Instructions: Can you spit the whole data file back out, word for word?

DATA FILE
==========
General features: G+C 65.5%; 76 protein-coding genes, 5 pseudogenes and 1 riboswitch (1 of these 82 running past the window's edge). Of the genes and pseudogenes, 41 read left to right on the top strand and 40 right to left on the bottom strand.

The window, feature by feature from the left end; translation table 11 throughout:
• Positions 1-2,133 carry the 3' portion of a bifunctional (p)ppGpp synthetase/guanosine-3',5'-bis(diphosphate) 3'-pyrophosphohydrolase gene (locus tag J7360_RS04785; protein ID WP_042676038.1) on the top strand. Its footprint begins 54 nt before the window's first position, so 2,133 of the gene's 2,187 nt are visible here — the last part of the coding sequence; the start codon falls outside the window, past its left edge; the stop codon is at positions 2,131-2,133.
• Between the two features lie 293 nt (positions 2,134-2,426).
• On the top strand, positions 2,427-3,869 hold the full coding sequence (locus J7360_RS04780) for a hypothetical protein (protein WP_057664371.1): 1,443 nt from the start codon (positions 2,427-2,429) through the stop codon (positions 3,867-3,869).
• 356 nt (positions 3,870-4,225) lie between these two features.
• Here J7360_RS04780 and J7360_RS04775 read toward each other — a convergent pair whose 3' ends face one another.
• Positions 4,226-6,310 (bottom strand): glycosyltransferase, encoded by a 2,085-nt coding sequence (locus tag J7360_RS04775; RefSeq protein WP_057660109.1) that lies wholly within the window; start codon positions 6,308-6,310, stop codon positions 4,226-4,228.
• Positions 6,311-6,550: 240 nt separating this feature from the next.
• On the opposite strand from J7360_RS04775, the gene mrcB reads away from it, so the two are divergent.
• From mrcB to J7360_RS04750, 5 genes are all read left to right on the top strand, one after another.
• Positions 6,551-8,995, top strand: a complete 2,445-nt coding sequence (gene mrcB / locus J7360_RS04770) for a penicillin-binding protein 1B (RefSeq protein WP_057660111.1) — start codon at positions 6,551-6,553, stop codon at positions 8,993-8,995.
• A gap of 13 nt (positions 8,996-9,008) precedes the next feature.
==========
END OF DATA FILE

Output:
General features: G+C 65.5%; 76 protein-coding genes, 5 pseudogenes and 1 riboswitch (1 of these 82 running past the window's edge). Of the genes and pseudogenes, 41 read left to right on the top strand and 40 right to left on the bottom strand.

The window, feature by feature from the left end; translation table 11 throughout:
• Positions 1-2,133 carry the 3' portion of a bifunctional (p)ppGpp synthetase/guanosine-3',5'-bis(diphosphate) 3'-pyrophosphohydrolase gene (locus tag J7360_RS04785; protein ID WP_042676038.1) on the top strand. Its footprint begins 54 nt before the window's first position, so 2,133 of the gene's 2,187 nt are visible here — the last part of the coding sequence; the start codon falls outside the window, past its left edge; the stop codon is at positions 2,131-2,133.
• Between the two features lie 293 nt (positions 2,134-2,426).
• On the top strand, positions 2,427-3,869 hold the full coding sequence (locus J7360_RS04780) for a hypothetical protein (protein WP_057664371.1): 1,443 nt from the start codon (positions 2,427-2,429) through the stop codon (positions 3,867-3,869).
• 356 nt (positions 3,870-4,225) lie between these two features.
• Here J7360_RS04780 and J7360_RS04775 read toward each other — a convergent pair whose 3' ends face one another.
• Positions 4,226-6,310 (bottom strand): glycosyltransferase, encoded by a 2,085-nt coding sequence (locus tag J7360_RS04775; RefSeq protein WP_057660109.1) that lies wholly within the window; start codon positions 6,308-6,310, stop codon positions 4,226-4,228.
• Positions 6,311-6,550: 240 nt separating this feature from the next.
• On the opposite strand from J7360_RS04775, the gene mrcB reads away from it, so the two are divergent.
• From mrcB to J7360_RS04750, 5 genes are all read left to right on the top strand, one after another.
• Positions 6,551-8,995, top strand: a complete 2,445-nt coding sequence (gene mrcB / locus J7360_RS04770) for a penicillin-binding protein 1B (RefSeq protein WP_057660111.1) — start codon at positions 6,551-6,553, stop codon at positions 8,993-8,995.
• A gap of 13 nt (positions 8,996-9,008) precedes the next feature.